2. Olive, you turned me on to REM freshman year at Miami! i'm forever grateful for that. Once i was introduced i was forever hooked! A huge highlight of my college days was camping overnight for REM tix. So fun (sorry, but it was!). I am so sad. But so grateful to have had 25 years of REM (and 3 concerts, not sure who opened!). K

  3. nice. I wondered what you thought of their announcement this week. I always think of you when I think of rem - I had never heard of them until you played their music for me in the fall of '86. you made me a cassette tape before I left for europe at the end of that year - I can still picture your ballpoint all caps label - R E M - I'm sure that tape's still around, stored in a box with other mementos in the third floor studio of bruce's building in cincinnati. I liked the music back then, but mostly enjoyed it because it reminded me of you, while I was traipsing around far away. of course I had no means to play it while I was traveling, but I could look at the tape - and I can remember being stunned one night, while in rave club in amsterdam around 4am, to hear the dj play an rem song - I'd always thought of them as an obscure band from georgia that only you knew about, and hearing them in that alien environment seemed like a little piece of home suddenly appearing to offer me reassurance. I haven't really kept track of them for years - if I ever really did, so the news that seemed to surprise so many others this week, surprised me only because I thought they'd "left the party" years ago - although, I guess I was the one who'd left, and hadn't noticed that they'd stayed on... my only other real recollection related to rem is when a year or so later a friend went to an rem show - probably that same one that you didn't do the signing for - and somehow talked her way onto the band's bus and disappeared for most of a week... when she finally reappeared she had some good stories about her foray into the land of groupies and to prove she hadn't forgotten me, she'd swiped a pouch of michael stipe's drum tobacco for me, she was intrigued that we both smoked the same brand... I smoked the drum, appreciating her intentional and michael stipe's unintentional generosity, but when I put that cassette into the player, I mostly thought of you.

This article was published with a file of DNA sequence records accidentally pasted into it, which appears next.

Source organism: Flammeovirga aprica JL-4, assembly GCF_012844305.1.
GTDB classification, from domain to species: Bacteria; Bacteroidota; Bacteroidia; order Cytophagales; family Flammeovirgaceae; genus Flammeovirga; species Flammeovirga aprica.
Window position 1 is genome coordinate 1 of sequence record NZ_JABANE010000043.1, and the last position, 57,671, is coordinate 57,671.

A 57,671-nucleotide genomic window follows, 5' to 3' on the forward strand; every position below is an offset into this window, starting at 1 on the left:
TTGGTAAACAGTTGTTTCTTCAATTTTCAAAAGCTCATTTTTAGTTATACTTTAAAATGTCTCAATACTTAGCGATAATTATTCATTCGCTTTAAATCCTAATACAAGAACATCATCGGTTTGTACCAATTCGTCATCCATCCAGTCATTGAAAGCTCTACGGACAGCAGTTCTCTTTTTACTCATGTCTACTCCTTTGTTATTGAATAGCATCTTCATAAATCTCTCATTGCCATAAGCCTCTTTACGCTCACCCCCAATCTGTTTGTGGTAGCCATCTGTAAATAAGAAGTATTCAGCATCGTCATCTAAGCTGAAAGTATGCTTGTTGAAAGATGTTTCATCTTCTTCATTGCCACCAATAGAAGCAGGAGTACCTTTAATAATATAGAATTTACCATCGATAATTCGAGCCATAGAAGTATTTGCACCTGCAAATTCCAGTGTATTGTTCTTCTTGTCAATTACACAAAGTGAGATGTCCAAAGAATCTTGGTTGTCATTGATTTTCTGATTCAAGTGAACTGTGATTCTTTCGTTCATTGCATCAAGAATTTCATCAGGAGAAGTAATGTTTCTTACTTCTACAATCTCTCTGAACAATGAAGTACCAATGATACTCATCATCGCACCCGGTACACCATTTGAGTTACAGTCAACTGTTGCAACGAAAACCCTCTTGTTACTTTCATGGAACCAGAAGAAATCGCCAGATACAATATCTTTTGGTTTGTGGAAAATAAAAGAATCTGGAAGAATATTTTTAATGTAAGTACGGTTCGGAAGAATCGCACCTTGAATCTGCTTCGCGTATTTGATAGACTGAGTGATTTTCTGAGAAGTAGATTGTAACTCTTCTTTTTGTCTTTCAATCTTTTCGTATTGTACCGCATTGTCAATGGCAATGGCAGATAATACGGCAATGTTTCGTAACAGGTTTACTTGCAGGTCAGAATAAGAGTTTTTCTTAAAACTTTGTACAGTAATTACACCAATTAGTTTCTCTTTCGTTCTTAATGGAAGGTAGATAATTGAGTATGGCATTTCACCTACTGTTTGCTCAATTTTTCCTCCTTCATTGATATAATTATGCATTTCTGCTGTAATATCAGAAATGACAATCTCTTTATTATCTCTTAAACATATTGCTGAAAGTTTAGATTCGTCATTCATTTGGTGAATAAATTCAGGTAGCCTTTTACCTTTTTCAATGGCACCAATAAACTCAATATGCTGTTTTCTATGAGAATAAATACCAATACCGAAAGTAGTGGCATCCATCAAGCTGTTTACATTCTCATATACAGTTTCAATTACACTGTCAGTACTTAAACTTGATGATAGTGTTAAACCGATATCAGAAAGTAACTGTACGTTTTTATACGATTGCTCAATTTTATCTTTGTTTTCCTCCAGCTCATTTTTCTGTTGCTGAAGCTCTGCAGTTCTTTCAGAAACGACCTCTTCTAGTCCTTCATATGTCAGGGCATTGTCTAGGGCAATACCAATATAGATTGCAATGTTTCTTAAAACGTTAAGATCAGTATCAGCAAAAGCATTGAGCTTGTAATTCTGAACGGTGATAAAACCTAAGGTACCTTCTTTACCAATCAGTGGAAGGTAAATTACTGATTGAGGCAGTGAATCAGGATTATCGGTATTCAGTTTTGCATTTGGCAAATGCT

4. After 26 years, I finally (this morning!) took that ratty Reckoning poster in to get framed. The woman behind the counter looked at it, looked at me and said: "31 years." She was into R.E.M. as well.